Republican presidential candidate Mitt Romney is calling for the cutting of state health insurance regulations to make policies more affordable. He blames the over-regulation of health insurance at the state level as one of the primary reasons health insurance costs so much.
Of course the reason that health insurance costs so much is that health care costs so much, but we’ve discussed that one plenty of times before.
Romney’s proposal comes straight from the conservative Republican playbook on health care. The thinking goes that state regulation has made health insurance expensive—just let the market set its own standards and costs will come down as people buy the policies they need.
To a point, these advocates are on to something. There are too many rules making costs higher from one state to another. Kentucky virtually blew its market up in the mid-1990s with excessive regulation, as one example. The new Massachusetts health insurance law (that Romney signed) refuses to recognize tens of thousands of existing health insurance policies because they don't meet minimum benefit requirements--particularly when the policy has a high deductible.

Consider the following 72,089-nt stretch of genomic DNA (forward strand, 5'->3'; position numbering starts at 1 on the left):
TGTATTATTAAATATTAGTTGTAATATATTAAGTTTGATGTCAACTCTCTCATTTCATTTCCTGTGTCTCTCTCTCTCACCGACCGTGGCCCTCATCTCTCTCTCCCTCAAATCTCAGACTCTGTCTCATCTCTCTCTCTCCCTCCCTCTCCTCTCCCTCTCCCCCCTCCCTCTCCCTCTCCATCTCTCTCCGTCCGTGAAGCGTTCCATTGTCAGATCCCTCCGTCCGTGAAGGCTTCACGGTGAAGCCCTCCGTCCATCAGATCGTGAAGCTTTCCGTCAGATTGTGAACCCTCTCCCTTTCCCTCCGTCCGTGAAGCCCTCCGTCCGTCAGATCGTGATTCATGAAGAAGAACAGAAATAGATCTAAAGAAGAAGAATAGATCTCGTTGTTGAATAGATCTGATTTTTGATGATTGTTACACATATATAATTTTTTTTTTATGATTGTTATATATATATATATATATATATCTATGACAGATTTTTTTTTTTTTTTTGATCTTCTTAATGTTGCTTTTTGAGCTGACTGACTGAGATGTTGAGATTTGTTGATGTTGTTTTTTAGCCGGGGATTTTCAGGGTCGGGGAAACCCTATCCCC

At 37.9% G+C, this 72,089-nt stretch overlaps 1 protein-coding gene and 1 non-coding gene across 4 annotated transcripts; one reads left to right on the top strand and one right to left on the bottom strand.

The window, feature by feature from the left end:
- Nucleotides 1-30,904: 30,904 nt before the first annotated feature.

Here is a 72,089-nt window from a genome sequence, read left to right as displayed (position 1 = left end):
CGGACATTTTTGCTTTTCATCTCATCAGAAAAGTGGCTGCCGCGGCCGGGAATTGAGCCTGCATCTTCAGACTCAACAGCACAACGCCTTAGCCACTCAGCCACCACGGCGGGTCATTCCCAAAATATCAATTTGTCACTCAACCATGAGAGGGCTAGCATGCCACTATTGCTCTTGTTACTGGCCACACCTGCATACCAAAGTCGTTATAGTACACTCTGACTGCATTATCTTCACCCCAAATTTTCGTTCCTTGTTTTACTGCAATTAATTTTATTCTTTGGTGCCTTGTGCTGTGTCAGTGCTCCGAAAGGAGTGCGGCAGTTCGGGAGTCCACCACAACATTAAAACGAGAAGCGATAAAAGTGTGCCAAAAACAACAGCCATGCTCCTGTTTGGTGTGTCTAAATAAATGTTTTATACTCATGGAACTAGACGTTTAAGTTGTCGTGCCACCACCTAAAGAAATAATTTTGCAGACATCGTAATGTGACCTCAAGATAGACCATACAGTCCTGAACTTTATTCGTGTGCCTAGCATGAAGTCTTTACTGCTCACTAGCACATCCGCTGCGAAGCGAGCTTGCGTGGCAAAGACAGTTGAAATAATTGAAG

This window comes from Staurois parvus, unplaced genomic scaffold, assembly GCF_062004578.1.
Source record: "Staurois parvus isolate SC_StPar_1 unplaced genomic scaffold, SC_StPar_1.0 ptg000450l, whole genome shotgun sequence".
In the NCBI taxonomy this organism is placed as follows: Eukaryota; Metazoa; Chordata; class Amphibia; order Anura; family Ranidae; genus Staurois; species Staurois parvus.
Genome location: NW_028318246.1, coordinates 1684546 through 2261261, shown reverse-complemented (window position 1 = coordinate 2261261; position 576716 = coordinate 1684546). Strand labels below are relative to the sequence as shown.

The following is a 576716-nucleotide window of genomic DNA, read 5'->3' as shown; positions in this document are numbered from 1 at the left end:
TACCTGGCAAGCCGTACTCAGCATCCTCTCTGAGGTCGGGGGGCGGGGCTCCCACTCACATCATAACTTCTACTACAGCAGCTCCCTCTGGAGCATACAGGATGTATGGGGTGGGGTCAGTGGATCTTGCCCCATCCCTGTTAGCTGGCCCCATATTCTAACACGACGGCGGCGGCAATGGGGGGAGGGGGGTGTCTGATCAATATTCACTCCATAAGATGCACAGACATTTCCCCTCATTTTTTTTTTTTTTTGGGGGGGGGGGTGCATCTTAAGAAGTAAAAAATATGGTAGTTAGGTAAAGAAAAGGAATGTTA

In fact, you can argue that the minimum health policy standards Massachusetts now has, because of the new law Romney signed, makes it the most regulated health insurance market in the union.
It would also be helpful if we had one regulator in the health insurance space rather than more than 50 and policies that could be sold on a national scale.
But those who advocate a “free market” for health insurance also need to heed recent history.
In the 1980s and early 1990s we had a virtual free market. Health insurers could cover whomever they wanted, drop people when they became sick or give them a whopping rate increase to drive them off. The vaunted “association health plans” many conservatives would like to bring back were in their glory—and largely made money “cherry picking” the best risks.
Most of the state health insurance regulation we live with today came out of the “cherry picking” controversy of the late 1980s and early 1990s.
There is plenty of regulation that is counterproductive and adds unnecessary waste.
But, most of it—the rules that add the biggest costs—were the direct result of some pretty bad free market experiences.
Is Romney looking to trim bureaucratic waste from the health insurance market?
Or, is he calling for turning the calendar back to 1990?
Just where is the health insurance regulatory waste he wants to eliminate? The voters deserve the details on this one.
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